“Zombies,” a Poem by Alissa Quart

“When I don’t report on others / I report on myself.”

December 1, 2023  By Alissa Quart


Sex humblebrags involving
gardening: a neighbor’s
homegrown cukes huge
with thick rinds
left on my doorstep. Other
nature brags? Measuring
time in rocks, stone
rings, sediment, igneous;
eating your own
calendula & cornflowers
outside, as it gets dark.

When I don’t report on
others I report on myself.
That’s poetry.
I discover: all child-
hood is uncorrected
loneliness, epigenetic
anxiety, melancholia of
class. The directions are
to experience &
mourn, all at once.
On TV, this verity
represented by
zombies marching,
hidden in a barn.

Killing off secondary
characters with no notice
makes a work more minor.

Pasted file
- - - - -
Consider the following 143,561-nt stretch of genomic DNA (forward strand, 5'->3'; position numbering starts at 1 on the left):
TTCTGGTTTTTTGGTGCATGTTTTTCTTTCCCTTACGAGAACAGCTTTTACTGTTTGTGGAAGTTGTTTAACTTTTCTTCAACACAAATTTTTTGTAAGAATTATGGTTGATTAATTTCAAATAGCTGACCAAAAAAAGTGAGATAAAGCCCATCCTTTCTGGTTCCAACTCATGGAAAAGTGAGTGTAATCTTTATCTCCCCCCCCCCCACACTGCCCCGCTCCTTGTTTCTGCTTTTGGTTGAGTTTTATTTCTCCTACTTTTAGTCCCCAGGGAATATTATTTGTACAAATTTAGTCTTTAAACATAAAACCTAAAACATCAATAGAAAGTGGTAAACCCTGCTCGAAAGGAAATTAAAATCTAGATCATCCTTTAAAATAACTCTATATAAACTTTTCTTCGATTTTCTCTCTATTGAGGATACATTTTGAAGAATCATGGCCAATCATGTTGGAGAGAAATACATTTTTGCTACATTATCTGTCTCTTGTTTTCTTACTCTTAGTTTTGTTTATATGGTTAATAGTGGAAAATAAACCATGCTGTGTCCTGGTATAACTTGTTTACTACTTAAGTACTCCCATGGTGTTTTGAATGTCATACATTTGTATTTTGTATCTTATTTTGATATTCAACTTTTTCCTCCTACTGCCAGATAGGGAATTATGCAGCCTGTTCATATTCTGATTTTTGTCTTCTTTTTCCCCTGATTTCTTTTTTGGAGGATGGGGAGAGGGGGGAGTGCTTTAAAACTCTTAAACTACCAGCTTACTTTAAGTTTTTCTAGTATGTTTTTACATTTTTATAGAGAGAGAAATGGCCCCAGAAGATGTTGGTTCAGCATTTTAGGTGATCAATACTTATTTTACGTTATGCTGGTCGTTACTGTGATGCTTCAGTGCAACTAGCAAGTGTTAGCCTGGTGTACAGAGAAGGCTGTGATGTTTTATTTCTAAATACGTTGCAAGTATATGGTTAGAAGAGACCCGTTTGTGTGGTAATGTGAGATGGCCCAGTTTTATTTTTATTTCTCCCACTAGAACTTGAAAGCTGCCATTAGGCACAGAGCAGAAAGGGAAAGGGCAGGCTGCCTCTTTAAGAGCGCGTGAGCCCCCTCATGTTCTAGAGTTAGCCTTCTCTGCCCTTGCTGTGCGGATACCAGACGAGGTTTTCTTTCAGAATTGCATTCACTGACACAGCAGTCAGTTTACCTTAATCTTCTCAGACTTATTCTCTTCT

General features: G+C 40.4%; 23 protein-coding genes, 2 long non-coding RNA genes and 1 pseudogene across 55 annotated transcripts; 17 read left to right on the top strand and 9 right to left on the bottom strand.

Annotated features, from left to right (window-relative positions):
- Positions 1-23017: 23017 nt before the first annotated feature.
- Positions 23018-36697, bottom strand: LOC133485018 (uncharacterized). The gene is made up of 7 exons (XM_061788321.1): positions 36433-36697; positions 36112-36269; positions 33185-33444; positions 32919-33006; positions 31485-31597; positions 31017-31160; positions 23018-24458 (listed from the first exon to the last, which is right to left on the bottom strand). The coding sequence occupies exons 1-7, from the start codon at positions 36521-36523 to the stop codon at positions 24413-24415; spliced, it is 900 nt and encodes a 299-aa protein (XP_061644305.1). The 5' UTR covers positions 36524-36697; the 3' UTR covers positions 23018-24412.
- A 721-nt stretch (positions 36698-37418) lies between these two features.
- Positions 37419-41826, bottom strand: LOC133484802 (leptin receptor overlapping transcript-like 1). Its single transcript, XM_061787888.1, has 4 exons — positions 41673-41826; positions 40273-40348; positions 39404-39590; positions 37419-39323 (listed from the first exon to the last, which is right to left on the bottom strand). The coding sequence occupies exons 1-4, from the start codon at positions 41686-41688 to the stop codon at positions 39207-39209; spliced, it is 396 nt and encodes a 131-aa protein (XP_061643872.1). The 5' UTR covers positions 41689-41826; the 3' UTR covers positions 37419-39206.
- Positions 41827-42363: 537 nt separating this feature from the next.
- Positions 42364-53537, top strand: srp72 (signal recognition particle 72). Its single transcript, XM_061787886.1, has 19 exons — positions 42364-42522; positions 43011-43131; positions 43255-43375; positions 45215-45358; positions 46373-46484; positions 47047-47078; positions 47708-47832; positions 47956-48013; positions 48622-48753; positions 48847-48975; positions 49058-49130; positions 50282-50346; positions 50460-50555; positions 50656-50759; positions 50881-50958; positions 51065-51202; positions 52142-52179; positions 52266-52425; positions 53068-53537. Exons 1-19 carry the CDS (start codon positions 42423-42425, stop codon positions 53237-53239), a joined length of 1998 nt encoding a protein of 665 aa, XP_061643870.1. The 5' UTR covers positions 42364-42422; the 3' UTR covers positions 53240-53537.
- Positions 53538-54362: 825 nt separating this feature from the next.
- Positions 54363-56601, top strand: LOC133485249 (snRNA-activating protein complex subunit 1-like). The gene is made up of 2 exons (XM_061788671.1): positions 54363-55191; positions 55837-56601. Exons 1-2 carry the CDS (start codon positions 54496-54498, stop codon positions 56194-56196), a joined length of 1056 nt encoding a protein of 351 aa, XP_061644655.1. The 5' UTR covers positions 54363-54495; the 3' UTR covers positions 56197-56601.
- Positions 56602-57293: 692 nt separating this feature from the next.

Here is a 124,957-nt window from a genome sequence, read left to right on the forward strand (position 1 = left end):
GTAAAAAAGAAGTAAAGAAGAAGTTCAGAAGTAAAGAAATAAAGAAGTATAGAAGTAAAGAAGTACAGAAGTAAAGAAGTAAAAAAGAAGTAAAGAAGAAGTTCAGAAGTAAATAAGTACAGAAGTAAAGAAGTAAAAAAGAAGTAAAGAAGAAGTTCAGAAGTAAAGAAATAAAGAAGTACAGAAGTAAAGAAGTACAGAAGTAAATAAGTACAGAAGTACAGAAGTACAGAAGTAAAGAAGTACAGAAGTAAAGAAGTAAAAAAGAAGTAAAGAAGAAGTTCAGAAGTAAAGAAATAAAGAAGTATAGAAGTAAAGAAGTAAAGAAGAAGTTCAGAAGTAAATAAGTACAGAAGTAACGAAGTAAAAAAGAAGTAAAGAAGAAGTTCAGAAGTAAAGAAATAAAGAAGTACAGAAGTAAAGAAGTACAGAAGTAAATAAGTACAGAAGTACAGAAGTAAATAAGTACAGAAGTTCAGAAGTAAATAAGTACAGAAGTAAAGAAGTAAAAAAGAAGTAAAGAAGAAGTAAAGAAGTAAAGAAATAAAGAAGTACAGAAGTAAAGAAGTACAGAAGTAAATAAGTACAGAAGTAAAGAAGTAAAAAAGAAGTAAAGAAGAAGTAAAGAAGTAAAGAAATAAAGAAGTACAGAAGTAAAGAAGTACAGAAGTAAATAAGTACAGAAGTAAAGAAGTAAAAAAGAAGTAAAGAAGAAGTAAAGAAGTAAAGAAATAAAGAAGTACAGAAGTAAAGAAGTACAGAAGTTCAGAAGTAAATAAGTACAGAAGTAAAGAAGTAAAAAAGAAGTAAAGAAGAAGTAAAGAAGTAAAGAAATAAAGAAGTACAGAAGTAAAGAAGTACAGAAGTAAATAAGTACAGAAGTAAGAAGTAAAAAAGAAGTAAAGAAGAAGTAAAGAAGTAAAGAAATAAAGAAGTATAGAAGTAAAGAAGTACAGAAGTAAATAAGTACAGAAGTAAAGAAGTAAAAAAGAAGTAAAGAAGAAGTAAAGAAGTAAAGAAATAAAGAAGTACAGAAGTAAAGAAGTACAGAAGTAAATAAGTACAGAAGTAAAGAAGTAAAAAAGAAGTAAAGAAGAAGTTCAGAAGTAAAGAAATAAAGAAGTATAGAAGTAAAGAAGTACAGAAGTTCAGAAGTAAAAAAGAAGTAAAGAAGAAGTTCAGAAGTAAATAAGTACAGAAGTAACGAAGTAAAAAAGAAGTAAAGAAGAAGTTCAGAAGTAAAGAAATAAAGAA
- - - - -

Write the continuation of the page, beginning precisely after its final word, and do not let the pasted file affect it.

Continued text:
Offing central characters
might make your work major.

See the loop of the
zombies, circling round.

If you are not going for
ecstatic experience
maybe you are
the Walking Dead.
Why there are ten
seasons of shows
and only four in Nature.

Featured photo by Taber Fisher.

Alissa Quart
Alissa Quart
Alissa Quart is the executive director of the Economic Hardship Reporting Project. She is the author of the poetry collections Thoughts and Prayers, which included this poem and Monetized as well as four nonfiction books, most recently Squeezed: Why Our Families Can’t Afford America. She has also executive-produced or worked on numerous nonfiction projects about abortion including the Emmy-winning documentary Jackson, The Last Clinic, and Reconception. Her poems have been published in Granta and The Nation, among other publications, and her journalism has appeared in many publications, among them The New York Times and The Washington Post.

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